At this busiest and most pressured time of year, we would like to thank you for your work as Estate Church leaders.
It is banal to speak of this ‘business-end of Advent’ as being so full as we dash about fulfilling Church and community duties, while also trying to find space for God, for ourselves, and for our friends and families, but it is so true.
We pray that Christmas is good for you. But also wonder what this might mean? For many of us it will not be the ‘success’ of hundreds of people through the doors of our churches at multiple services that we see shared so often on social media this week (our advice would be to sit very lightly to Facebook and Twitter the next few days).
We give thanks for so much faithful and good work done by estate churches. I think of the huge difference we make in so many ways. The physical hunger that is now, disgracefully, such a part of British urban life. When we work with primary schools at Christmas, we have to be so careful in what we say – not now to be the minister who ends up in the newspaper as saying something unwise about Santa Claus – but remembering that Christmas is such a bad time for so many families. We might think of the utter joy on a mother’s face as she is given a few carrier bags of tinned food from a vestry cupboard.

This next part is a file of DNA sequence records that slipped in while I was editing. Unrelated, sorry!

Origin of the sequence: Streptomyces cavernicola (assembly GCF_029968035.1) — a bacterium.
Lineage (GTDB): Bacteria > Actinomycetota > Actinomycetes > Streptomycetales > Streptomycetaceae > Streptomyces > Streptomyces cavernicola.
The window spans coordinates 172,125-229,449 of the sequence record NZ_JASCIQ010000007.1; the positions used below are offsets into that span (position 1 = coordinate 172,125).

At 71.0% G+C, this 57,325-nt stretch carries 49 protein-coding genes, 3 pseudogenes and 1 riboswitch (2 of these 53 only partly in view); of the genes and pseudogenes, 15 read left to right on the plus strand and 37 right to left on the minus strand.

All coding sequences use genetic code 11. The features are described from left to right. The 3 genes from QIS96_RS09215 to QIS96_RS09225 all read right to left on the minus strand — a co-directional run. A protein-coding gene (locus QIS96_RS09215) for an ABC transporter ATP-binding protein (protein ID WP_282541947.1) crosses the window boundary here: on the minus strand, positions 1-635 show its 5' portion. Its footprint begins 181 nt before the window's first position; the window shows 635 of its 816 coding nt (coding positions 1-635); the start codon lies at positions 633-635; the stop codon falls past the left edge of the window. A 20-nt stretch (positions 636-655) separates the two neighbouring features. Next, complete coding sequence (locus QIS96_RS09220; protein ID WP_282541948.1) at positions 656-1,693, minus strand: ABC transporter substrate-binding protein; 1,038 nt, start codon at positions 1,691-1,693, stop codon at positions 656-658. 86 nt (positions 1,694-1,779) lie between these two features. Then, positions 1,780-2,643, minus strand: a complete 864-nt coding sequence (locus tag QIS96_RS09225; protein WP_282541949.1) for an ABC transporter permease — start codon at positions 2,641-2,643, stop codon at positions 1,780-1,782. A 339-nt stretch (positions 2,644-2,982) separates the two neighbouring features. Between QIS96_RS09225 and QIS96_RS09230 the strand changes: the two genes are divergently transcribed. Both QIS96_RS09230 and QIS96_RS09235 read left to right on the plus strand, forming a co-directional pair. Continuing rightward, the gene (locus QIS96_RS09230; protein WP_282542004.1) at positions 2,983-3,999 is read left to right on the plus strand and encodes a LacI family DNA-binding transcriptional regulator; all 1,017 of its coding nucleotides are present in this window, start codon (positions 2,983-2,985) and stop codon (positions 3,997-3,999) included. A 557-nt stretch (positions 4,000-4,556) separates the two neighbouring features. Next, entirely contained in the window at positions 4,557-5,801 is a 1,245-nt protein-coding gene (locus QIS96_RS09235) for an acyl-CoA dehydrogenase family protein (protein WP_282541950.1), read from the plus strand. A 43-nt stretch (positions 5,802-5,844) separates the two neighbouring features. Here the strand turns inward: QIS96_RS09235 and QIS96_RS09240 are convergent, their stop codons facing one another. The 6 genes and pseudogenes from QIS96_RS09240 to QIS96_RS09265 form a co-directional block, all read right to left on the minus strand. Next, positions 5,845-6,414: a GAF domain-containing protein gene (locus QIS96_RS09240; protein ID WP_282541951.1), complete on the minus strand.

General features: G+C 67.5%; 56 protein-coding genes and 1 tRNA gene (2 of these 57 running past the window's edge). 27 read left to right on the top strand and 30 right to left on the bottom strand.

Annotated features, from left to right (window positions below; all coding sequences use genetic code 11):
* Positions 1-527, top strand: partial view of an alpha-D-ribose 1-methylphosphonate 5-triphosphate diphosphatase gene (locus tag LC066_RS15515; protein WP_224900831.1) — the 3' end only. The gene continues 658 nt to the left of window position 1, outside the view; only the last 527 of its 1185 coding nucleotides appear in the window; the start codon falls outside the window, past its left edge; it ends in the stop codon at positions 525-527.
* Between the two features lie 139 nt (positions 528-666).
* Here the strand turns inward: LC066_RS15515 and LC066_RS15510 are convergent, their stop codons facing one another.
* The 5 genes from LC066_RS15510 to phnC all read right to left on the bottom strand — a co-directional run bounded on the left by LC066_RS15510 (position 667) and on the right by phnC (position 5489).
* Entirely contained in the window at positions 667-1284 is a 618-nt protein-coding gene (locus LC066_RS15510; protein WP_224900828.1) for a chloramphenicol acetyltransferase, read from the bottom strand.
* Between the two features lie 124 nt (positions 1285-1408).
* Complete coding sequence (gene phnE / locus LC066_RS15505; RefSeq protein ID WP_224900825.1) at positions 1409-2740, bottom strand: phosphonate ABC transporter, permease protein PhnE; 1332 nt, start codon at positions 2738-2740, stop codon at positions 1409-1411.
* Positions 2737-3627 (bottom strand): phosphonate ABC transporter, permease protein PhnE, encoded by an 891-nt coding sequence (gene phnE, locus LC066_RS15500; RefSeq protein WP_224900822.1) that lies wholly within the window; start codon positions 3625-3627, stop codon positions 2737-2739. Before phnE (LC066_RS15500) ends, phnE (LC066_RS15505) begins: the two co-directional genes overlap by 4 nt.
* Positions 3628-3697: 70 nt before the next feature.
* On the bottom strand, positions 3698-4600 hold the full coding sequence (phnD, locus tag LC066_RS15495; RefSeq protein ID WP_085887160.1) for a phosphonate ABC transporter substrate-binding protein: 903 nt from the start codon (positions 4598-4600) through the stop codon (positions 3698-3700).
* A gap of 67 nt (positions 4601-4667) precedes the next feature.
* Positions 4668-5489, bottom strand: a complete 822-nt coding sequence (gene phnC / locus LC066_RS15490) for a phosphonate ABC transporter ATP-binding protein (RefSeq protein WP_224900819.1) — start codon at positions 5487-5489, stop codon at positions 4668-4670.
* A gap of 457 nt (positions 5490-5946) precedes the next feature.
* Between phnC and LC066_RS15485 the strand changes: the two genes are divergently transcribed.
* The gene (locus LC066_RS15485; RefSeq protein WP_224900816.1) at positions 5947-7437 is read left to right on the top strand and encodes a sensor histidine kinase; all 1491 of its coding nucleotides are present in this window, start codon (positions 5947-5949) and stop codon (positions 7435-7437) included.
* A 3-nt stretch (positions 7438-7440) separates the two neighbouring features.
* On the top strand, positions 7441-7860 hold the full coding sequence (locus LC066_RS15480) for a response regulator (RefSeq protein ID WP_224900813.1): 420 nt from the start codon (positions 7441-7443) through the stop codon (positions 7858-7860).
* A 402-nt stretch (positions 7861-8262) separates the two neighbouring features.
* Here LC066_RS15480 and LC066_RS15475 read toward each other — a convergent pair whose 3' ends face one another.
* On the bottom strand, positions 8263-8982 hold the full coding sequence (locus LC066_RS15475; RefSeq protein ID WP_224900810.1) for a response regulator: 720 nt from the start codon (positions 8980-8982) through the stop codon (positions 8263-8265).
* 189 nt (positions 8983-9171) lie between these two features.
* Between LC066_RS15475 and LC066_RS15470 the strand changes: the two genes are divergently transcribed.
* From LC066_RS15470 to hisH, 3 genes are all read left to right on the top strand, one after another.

If we are looking for the meaning of Christmas it is here. It is in the many overlooked and humble acts of love that Estate Churches make. If we look carefully, it is here that we might glimpse the face of Jesus.
Fritz Eichenberg, Christ of the Soup Line
Our communities are so often in what Thomas Merton called the time of no room. Thank you for making the space that matters. Space for God. Space for those who he truly loves.
We are reminded of Fr Joe Williamson remembering a childhood in poverty a hundred years ago:
My first day at school stands out clearly in my mind. A crust of bread and a kiss was my breakfast as I ran across the road to St Saviour’s, at the age of five. When I got to school, there was placed before me a white mug of hot milk and a bun; it looked very big. I couldn’t believe it was for me. I looked up, and there was a big fat man in black, with a funny hat looking down at me. He had a big face with a double chin; he was smiling; it was a lovely face. The man put his hand on my head and said, simply: ‘Eat.’ That was Father Dolling, and I think I have felt that touch ever since.
– Father Joe, The Autobiography of Joseph Williamson of Poplar and Stepney
We need those smiles, that deep, practical love that shows the Face of the Lord. May you experience that love of God this Christmas. May you pass it to others.
With love and prayers from all at NECN
Lynne, Sara and Andy